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16 09, 2015

Thinking our way out of the darkness

Wed, Sep 16, 2015|Filed in: Bookmarks|Topics: , , , , |Comments Off on Thinking our way out of the darkness

From Angie McArthur and Dr. Dawna Markova at Change This: The most significant gift our species brings to the world is our capacity to think. The most significant danger our species brings to the world is our inability to think with those who think differently. It is clear that to stay competitive in our global economy, we must learn how to think collaboratively and innovatively. But if you have ever sat through a mind-numbing meeting or tried to influence a colleague’s view on a project or had a recurring argument with a family member or struggled to participate in a community project, you have recognized that most of us actually don’t know how to think well together.

We take for granted that intelligence occurs within our own minds. We don’t realize that it also occurs between us. What keeps us from tapping into that intelligence and communicating effectively is that most of us don’t know how to think with people who think differently than we do. We habitually misread people and therefore miscommunicate with them. · Go to Thinking our way out of the darkness →

11 03, 2014

How women leaders have transformed management

Tue, Mar 11, 2014|Filed in: Bookmarks|Topics: , |Comments Off on How women leaders have transformed management

From strategy+business: In a recent New York Times column, “How to Get a Job at Google,” Thomas Friedman interviews Laszlo Bock, the company’s senior vice president for people operations (which seems to be Google-speak for talent management). Bock notes that because constant innovation is increasingly a group endeavor, people who succeed in the company “tend to be those with a lot of soft skills: leadership, humility, collaboration, adaptability, and loving to learn and re-learn.” · Go to How women leaders have transformed management →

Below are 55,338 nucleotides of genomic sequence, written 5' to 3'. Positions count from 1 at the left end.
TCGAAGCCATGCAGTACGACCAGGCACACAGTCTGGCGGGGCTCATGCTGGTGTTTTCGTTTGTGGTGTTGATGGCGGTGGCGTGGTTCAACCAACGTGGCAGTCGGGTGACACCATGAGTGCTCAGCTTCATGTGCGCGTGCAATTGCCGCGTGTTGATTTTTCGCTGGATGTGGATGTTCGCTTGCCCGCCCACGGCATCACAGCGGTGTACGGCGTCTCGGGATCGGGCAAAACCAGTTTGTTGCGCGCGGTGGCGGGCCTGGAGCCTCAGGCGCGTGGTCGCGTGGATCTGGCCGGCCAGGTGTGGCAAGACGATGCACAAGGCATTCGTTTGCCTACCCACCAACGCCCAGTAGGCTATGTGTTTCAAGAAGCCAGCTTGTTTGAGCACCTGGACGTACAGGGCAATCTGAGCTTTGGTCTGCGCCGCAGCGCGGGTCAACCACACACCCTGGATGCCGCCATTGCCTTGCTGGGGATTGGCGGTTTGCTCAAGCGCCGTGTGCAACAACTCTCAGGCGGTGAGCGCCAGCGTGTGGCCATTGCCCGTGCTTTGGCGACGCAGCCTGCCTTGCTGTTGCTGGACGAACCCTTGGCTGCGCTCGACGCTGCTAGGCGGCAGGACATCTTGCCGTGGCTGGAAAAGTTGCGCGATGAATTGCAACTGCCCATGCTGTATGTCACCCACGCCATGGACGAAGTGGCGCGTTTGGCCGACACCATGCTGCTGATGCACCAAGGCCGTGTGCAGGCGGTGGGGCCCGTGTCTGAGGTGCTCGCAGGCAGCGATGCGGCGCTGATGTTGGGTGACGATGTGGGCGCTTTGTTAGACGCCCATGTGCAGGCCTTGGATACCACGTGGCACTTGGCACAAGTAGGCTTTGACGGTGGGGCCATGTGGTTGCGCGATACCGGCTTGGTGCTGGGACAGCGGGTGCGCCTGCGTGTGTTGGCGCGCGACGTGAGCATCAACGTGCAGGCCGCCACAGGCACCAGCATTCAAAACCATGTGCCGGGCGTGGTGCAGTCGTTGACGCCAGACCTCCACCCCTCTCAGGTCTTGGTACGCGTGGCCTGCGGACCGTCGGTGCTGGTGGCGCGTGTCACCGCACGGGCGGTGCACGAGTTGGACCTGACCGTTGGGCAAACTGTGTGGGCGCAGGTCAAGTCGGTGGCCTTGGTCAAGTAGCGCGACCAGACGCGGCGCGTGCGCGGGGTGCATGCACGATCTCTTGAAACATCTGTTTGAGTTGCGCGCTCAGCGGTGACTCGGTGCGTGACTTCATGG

15 10, 2013

Is music the key to success?

Tue, Oct 15, 2013|Filed in: Bookmarks|Topics: , |Comments Off on Is music the key to success?

From NY Times: Multiple studies link music study to academic achievement. But what is it about serious music training that seems to correlate with outsize success in other fields?
The phenomenon extends beyond the math-music association. Strikingly, many high achievers told me music opened up the pathways to creative thinking. And their experiences suggest that music training sharpens other qualities: Collaboration. The ability to listen. A way of thinking that weaves together disparate ideas. The power to focus on the present and the future simultaneously. · Go to Is music the key to success? →

30 09, 2012

The future of 21st century science: Tearing down knowledge silos

Sun, Sep 30, 2012|Filed in: Bookmarks|Topics: , , |Comments Off on The future of 21st century science: Tearing down knowledge silos

From Big Think: The interdisciplinary approach both to research and learning is starting to gain favor again because people are starting to recognize the dysfunction that is often apparent in large research institutions, but also because the small and nimble research labs are proving they have a method for speeding the pace and reducing the cost of discovery. · Go to The future of 21st century science: Tearing down knowledge silos →

29 09, 2012

Four traits of collaborative leaders

Sat, Sep 29, 2012|Filed in: Bookmarks|Topics: , |Comments Off on Four traits of collaborative leaders

From strategy+business: Zachary Tumin and William Bratton, coauthors of "Collaborate or Perish!," introduce an excerpt about how managers can become collaboration catalysts from "The Collaboration Imperative," by Ron Ricci and Carl Wiese. · Go to Four traits of collaborative leaders →

18 07, 2012

When retailers make strange bedfellows

Wed, Jul 18, 2012|Filed in: Bookmarks|Topics: , , , |Comments Off on When retailers make strange bedfellows

From Knowledge@Wharton: Neiman Marcus and Target are joining hands to create a limited collection of items from 24 American designers. An unlikely, ill-fated combination? Hardly, suggest Wharton experts, who see significant synergy in the partnership. · Go to When retailers make strange bedfellows →

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